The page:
Prelude to Little Bighorn: Terry and Custer in the Badlands
Winter’s ferocity held General Alfred Terry in Fort Lincoln in Mandan until May. Terry, with Lt. Col. George A. Custer, departed Fort Lincoln on May 17, 1876 to begin their campaign against the Sioux, more or less following General Sully’s trail from 12 years prior. While negotiating the terrain around the badlands, Custer was in charge of scouting the trail. Custer had a habit of getting too far ahead of Terry, who complained that they were wasting time and energy backtracking. Custer tended to show indifference to Terry’s superiority. For his part, Custer was lucky to have a command at all after recently causing headaches for President Grant in Washington.
General Terry’s troops camped three miles south of modern Belfield, ND on May 26, and got their first view of the badlands the next day. Terry wrote to his sister, “I cannot attempt any description of ‘the bad lands.’ They are so utterly unlike anything which you have ever seen that no description of them could convey to you any ideas of what they are like. Horribly bare and desolate in general & yet picturesque at times to the extreme.”
On May 29, 1876, Terry, Custer, and their troops camped just three miles south of present-day Medora, ND. Terry had expected to encounter the Sioux along the Little Missouri River, but found no sign of them. The troops took an extra day’s rest at their camp on the Little Missouri.
Custer wrote to his wife Libby, “We found the Little Missouri River so crooked and the Bad Lands so impassable that in marching fifty miles today we forded the river thirty-four times. The bottom is quicksand. Many of the horses went down frequently tumbling their riders into the water; but all were in good spirits, and every one laughed at every one else’s mishaps.”
By June 1, 1876, the weather changed to rain, then sleet, then snow. Terry and Custer’s troops were laid over near Square Butte, very near where Gen. Sully had fought with the Sioux twelve years prior. There they shivered and waited until June 3 before proceeding west out of the badlands and into Montana.
On June 25, 1876, less than a month after passing through the badlands adjacent to today’s Theodore Roosevelt National Park, Custer was killed alongside 262 of his troops at the Battle of Little Bighorn. A crushing and embarrassing defeat for the Army, it was the last major victory for Plains Indian people against the U.S. Army. Following the disaster at Little Bighorn, the various bands that had gathered there split up. The United States, responding to public outcry, was re-energized to bring an end to decades of conflict. For his part, Sitting Bull escaped to Canada and held out until his surrender on July 19, 1881.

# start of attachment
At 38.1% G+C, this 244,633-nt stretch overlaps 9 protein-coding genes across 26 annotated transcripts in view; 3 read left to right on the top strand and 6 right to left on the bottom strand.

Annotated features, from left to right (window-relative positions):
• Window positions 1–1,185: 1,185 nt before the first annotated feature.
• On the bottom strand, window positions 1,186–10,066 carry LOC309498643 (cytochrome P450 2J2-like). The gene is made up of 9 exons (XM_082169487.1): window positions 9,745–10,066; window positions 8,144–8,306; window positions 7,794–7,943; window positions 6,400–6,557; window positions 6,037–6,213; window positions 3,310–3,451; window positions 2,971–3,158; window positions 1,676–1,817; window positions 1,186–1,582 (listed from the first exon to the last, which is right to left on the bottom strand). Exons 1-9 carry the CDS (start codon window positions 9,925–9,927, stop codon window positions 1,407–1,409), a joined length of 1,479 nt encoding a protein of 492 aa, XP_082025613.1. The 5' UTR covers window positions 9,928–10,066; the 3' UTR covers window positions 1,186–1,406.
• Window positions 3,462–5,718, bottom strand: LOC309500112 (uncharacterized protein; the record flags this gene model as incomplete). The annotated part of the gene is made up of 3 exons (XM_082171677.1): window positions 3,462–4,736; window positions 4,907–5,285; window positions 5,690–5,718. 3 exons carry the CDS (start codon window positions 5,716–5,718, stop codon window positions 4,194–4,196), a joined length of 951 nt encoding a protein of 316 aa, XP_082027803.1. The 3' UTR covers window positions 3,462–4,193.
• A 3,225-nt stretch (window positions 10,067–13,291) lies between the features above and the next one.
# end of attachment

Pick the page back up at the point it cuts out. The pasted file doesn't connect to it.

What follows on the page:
Visitors to Theodore Roosevelt National Park may be interested in side trips to sites related to the Sully and Terry/Custer expeditions. Brochures printed by the U.S. Forest Service for the Custer Trail Auto Tour are available in park visitor centers. Visitors may also contact the U.S. Forest Service Dakota Prairie Grasslands Office directly for more information about the Custer Trail Auto Tour. Initial Rock, a sandstone boulder along the tour, has the initials of two of the privates (W.C. Williams from Company H and F. Neely from Company M) that were part of Custer’s ill-fated expedition. A monument at the Killdeer Mountains battle site is located near Killdeer, ND.
Chorne, Laudie J. Following the Custer Trail.
Kelly, Fanny. Narrative of my captivity among the Sioux Indians.
Kingsbury, Lt. David L. Sully’s Expedition Against the Sioux in 1864.
Michno, Gregory F. Encyclopedia of Indian Wars: Western Battles and Skirmishes, 1850-1890.
USDA Forest Service. Custer Trail Auto Tour.
Utley, Robert M. Frontier Regulars: The United States Army and the Indian, 1866 - 1891.
Vestal, Stanley. Sitting Bull: Champion of the Sioux
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Last updated: April 10, 2015